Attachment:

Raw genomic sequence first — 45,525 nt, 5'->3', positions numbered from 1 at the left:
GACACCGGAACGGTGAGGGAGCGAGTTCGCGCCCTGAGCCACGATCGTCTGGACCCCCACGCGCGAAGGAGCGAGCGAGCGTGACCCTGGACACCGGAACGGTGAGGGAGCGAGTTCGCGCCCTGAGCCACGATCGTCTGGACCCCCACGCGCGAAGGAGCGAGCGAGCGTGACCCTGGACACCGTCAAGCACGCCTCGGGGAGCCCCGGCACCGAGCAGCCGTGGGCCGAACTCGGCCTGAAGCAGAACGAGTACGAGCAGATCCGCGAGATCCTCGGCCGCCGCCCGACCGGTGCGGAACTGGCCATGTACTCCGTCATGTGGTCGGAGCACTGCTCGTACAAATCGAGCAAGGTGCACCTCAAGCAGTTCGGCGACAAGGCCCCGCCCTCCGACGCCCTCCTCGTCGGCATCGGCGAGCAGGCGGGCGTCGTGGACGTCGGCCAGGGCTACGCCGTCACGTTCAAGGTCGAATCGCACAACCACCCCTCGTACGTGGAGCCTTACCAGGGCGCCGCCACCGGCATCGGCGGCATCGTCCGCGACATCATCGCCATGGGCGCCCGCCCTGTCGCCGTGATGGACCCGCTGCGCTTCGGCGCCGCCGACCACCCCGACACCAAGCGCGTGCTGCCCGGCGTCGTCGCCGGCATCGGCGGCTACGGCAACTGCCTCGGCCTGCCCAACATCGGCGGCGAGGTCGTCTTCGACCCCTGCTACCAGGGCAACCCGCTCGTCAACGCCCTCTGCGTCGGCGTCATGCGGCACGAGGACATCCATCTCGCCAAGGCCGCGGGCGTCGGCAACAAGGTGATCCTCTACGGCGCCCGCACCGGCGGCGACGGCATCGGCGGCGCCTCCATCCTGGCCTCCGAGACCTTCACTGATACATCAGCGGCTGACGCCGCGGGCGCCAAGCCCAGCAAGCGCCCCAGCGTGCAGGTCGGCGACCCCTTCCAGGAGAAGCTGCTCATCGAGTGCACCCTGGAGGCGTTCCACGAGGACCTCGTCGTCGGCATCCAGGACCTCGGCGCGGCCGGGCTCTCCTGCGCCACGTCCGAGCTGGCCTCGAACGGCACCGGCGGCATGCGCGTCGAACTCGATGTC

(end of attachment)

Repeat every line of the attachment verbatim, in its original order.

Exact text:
Raw genomic sequence first — 45,525 nt, 5'->3', positions numbered from 1 at the left:
GACACCGGAACGGTGAGGGAGCGAGTTCGCGCCCTGAGCCACGATCGTCTGGACCCCCACGCGCGAAGGAGCGAGCGAGCGTGACCCTGGACACCGGAACGGTGAGGGAGCGAGTTCGCGCCCTGAGCCACGATCGTCTGGACCCCCACGCGCGAAGGAGCGAGCGAGCGTGACCCTGGACACCGTCAAGCACGCCTCGGGGAGCCCCGGCACCGAGCAGCCGTGGGCCGAACTCGGCCTGAAGCAGAACGAGTACGAGCAGATCCGCGAGATCCTCGGCCGCCGCCCGACCGGTGCGGAACTGGCCATGTACTCCGTCATGTGGTCGGAGCACTGCTCGTACAAATCGAGCAAGGTGCACCTCAAGCAGTTCGGCGACAAGGCCCCGCCCTCCGACGCCCTCCTCGTCGGCATCGGCGAGCAGGCGGGCGTCGTGGACGTCGGCCAGGGCTACGCCGTCACGTTCAAGGTCGAATCGCACAACCACCCCTCGTACGTGGAGCCTTACCAGGGCGCCGCCACCGGCATCGGCGGCATCGTCCGCGACATCATCGCCATGGGCGCCCGCCCTGTCGCCGTGATGGACCCGCTGCGCTTCGGCGCCGCCGACCACCCCGACACCAAGCGCGTGCTGCCCGGCGTCGTCGCCGGCATCGGCGGCTACGGCAACTGCCTCGGCCTGCCCAACATCGGCGGCGAGGTCGTCTTCGACCCCTGCTACCAGGGCAACCCGCTCGTCAACGCCCTCTGCGTCGGCGTCATGCGGCACGAGGACATCCATCTCGCCAAGGCCGCGGGCGTCGGCAACAAGGTGATCCTCTACGGCGCCCGCACCGGCGGCGACGGCATCGGCGGCGCCTCCATCCTGGCCTCCGAGACCTTCACTGATACATCAGCGGCTGACGCCGCGGGCGCCAAGCCCAGCAAGCGCCCCAGCGTGCAGGTCGGCGACCCCTTCCAGGAGAAGCTGCTCATCGAGTGCACCCTGGAGGCGTTCCACGAGGACCTCGTCGTCGGCATCCAGGACCTCGGCGCGGCCGGGCTCTCCTGCGCCACGTCCGAGCTGGCCTCGAACGGCACCGGCGGCATGCGCGTCGAACTCGATGTC